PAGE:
The Trial Court granted partial summary judgment in favor of Travelers finding that there was no ambiguity in the flood coverage language or the terms of the debris removal coverage.  While the Court acknowledged that the policy appeared to allow additional debris removal coverage, it concluded that, “the general condition that the debris removal is an additional coverage [that] must yield to the specific term in the Supplemental Coverage Declarations that the [$1,000,000] coverage [which] applies to ‘all losses’ caused by flood.” In a subsequent motion, the Court granted summary judgment in favor of Travelers on the remaining issues and dismissed the action in its entirety.  Plaintiff appealed.

The Appellate Division reversed the Trial Court finding coverage for plaintiff’s storm-related debris removal costs.  The Appellate Division agreed with the Trial Court that the flood coverage and debris removal coverage were unambiguous. However, the panel ultimately concluded that the policy entitled plaintiff to a maximum of $500,000 for debris removal coverage in addition to the $1 million Flood Limits.  It held that the $1 million limitation in the Supplemental Coverage Declarations applied to insured “buildings” rather than insured “occurrences.”  On the other hand, the Court found that debris removal coverage applied to all “Covered Property,” not just plaintiff’s  buildings.  The Court interpreted the policy’s Flood Endorsement to apply “only to loss or damage to covered property caused by flood, meaning Oxford’s building” [Emphasis added].  Therefore, the Appellate Division awarded plaintiff the $207,961.28 for storm-related debris removal costs reversing the Trial Court.  Travelers appealed.

Writing for a majority of the Court, Justice Fernandez-Vina held that the policy’s sublimit for debris removal coverage could not be interpreted as a self-contained policy provision separate and apart from the policy’s $1,000,000 flood limit.  Once the Court decided the terms of the Policy were unambiguous, plaintiff’s reasonable expectations argument failed.  This rule of contract construction is also known as verba fortius accipiuntur contra proferentem roughly translated that every presumption is construed against the drafter.  In upholding the policy’s $1 million flood Limit in favor of  the insurer, the New Jersey Supreme Court took the position that the contra proferentem rule is a “doctrine of last resort” when interpreting terms of a policy of insurance.  “If the language is clear, that is the end of the inquiry.”  In addition, the Court explained that “sophisticated commercial insureds … do not receive the benefit of having contractual ambiguities construed against the insurer.”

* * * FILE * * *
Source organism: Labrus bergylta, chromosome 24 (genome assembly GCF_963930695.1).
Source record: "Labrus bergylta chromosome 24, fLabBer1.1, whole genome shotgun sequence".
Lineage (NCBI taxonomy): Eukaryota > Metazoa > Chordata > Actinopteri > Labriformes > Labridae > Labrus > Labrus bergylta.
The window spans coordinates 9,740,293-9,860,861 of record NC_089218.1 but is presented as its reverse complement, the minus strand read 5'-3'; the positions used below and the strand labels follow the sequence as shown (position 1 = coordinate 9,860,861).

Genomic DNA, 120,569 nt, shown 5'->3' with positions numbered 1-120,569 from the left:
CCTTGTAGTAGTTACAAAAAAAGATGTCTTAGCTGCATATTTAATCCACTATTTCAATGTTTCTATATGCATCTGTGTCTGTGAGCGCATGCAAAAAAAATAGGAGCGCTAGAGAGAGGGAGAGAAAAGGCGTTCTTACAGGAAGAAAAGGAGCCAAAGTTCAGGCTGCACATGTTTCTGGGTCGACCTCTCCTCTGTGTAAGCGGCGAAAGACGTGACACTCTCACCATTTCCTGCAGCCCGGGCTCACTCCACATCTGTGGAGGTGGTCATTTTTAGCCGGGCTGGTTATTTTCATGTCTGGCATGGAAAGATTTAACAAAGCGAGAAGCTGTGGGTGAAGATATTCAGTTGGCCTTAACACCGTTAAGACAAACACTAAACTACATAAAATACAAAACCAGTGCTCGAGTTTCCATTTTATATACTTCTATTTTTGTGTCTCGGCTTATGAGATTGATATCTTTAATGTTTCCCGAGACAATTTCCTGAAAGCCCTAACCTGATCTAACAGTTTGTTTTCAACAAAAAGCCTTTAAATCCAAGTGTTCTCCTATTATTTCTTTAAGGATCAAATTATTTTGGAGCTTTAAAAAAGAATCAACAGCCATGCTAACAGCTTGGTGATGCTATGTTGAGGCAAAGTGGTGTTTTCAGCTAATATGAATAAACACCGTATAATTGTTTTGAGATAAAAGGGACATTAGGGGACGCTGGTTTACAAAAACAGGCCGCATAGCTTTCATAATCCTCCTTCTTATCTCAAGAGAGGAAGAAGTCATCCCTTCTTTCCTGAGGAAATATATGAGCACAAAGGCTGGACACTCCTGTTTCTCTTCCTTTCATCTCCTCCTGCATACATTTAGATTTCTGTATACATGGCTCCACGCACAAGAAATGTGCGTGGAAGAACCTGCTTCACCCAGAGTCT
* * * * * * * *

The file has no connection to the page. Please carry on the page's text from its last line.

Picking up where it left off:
Thanks to Ann Marie Murzin for her contribution.

For more information, contact Denise Fontana Ricci at dricci@wcmlaw.com.

 

Property Damage Claim Goes Up In Smoke (NY)

The question of whether the contents of a disclaimer letter could limit an insurer in a later denial of a property damage claim was addressed recently by the Second Department in Swanson v. Allstate.  Therein, the court determined that an insurer does not waive its right to rely on an exclusion in the policy if that exclusion was not cited in the initial disclaimer letter.

 Swanson owned commercial property that was vacant for six months before a fire damaged the building.  Swanson made a claim for loss with its carrier, Allstate.  Allstate’s initial disclaimer letter failed cite to the policy’s “vandalism” exclusion that excluded fire damages if caused by vandalism in a building left vacate for more than 90 consecutive days.  Based upon the town fire investigator’s report, the fire was intentionally set, and the owner had admitted to the vacancy in excess of 90 days. 

A lower court denied Allstate’s summary judgment motion finding that the exclusion was waived under Insurance Law 3420(d) because it was not mentioned in the disclaimer letter.   However, the Second Department reversed finding that Section 3420(d) only applied to claims involving death and bodily injury, and hence, not applicable to a pure property damage claim.

Thanks to Georgia Coats for her contribution.

For more information, contact Denise Fontana Ricci at dricci@wcmlaw.com.